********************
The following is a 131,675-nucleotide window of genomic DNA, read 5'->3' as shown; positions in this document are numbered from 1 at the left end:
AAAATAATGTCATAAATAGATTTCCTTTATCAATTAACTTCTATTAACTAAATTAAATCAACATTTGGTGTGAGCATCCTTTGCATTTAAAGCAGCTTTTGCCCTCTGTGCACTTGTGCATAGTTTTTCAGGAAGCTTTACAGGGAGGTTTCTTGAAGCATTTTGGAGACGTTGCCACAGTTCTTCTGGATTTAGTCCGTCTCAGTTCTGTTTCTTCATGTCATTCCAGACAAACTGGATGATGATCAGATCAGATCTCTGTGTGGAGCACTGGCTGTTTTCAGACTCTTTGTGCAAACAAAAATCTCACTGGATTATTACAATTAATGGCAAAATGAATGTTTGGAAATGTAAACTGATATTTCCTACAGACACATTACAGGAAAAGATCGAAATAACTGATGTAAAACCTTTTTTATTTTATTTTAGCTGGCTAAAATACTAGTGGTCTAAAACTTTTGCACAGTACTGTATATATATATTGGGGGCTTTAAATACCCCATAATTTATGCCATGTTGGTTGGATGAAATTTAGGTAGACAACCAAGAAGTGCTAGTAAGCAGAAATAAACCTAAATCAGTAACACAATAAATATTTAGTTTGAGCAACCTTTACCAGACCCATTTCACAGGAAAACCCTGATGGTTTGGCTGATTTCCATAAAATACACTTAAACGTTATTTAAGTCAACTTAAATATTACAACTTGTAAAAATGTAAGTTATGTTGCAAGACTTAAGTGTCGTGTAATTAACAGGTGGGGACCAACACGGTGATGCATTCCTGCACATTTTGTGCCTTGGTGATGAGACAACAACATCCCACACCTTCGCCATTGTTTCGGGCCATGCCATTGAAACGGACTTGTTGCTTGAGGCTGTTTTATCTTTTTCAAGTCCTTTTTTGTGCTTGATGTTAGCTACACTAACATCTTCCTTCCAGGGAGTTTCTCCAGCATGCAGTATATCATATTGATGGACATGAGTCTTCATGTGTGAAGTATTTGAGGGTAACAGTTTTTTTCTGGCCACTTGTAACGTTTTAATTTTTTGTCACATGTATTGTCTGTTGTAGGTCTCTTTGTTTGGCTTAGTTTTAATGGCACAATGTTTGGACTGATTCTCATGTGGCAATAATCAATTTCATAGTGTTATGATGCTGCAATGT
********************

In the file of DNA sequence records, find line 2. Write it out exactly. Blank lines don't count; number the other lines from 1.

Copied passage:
AAAATAATGTCATAAATAGATTTCCTTTATCAATTAACTTCTATTAACTAAATTAAATCAACATTTGGTGTGAGCATCCTTTGCATTTAAAGCAGCTTTTGCCCTCTGTGCACTTGTGCATAGTTTTTCAGGAAGCTTTACAGGGAGGTTTCTTGAAGCATTTTGGAGACGTTGCCACAGTTCTTCTGGATTTAGTCCGTCTCAGTTCTGTTTCTTCATGTCATTCCAGACAAACTGGATGATGATCAGATCAGATCTCTGTGTGGAGCACTGGCTGTTTTCAGACTCTTTGTGCAAACAAAAATCTCACTGGATTATTACAATTAATGGCAAAATGAATGTTTGGAAATGTAAACTGATATTTCCTACAGACACATTACAGGAAAAGATCGAAATAACTGATGTAAAACCTTTTTTATTTTATTTTAGCTGGCTAAAATACTAGTGGTCTAAAACTTTTGCACAGTACTGTATATATATATTGGGGGCTTTAAATACCCCATAATTTATGCCATGTTGGTTGGATGAAATTTAGGTAGACAACCAAGAAGTGCTAGTAAGCAGAAATAAACCTAAATCAGTAACACAATAAATATTTAGTTTGAGCAACCTTTACCAGACCCATTTCACAGGAAAACCCTGATGGTTTGGCTGATTTCCATAAAATACACTTAAACGTTATTTAAGTCAACTTAAATATTACAACTTGTAAAAATGTAAGTTATGTTGCAAGACTTAAGTGTCGTGTAATTAACAGGTGGGGACCAACACGGTGATGCATTCCTGCACATTTTGTGCCTTGGTGATGAGACAACAACATCCCACACCTTCGCCATTGTTTCGGGCCATGCCATTGAAACGGACTTGTTGCTTGAGGCTGTTTTATCTTTTTCAAGTCCTTTTTTGTGCTTGATGTTAGCTACACTAACATCTTCCTTCCAGGGAGTTTCTCCAGCATGCAGTATATCATATTGATGGACATGAGTCTTCATGTGTGAAGTATTTGAGGGTAACAGTTTTTTTCTGGCCACTTGTAACGTTTTAATTTTTTGTCACATGTATTGTCTGTTGTAGGTCTCTTTGTTTGGCTTAGTTTTAATGGCACAATGTTTGGACTGATTCTCATGTGGCAATAATCAATTTCATAGTGTTATGATGCTGCAATGT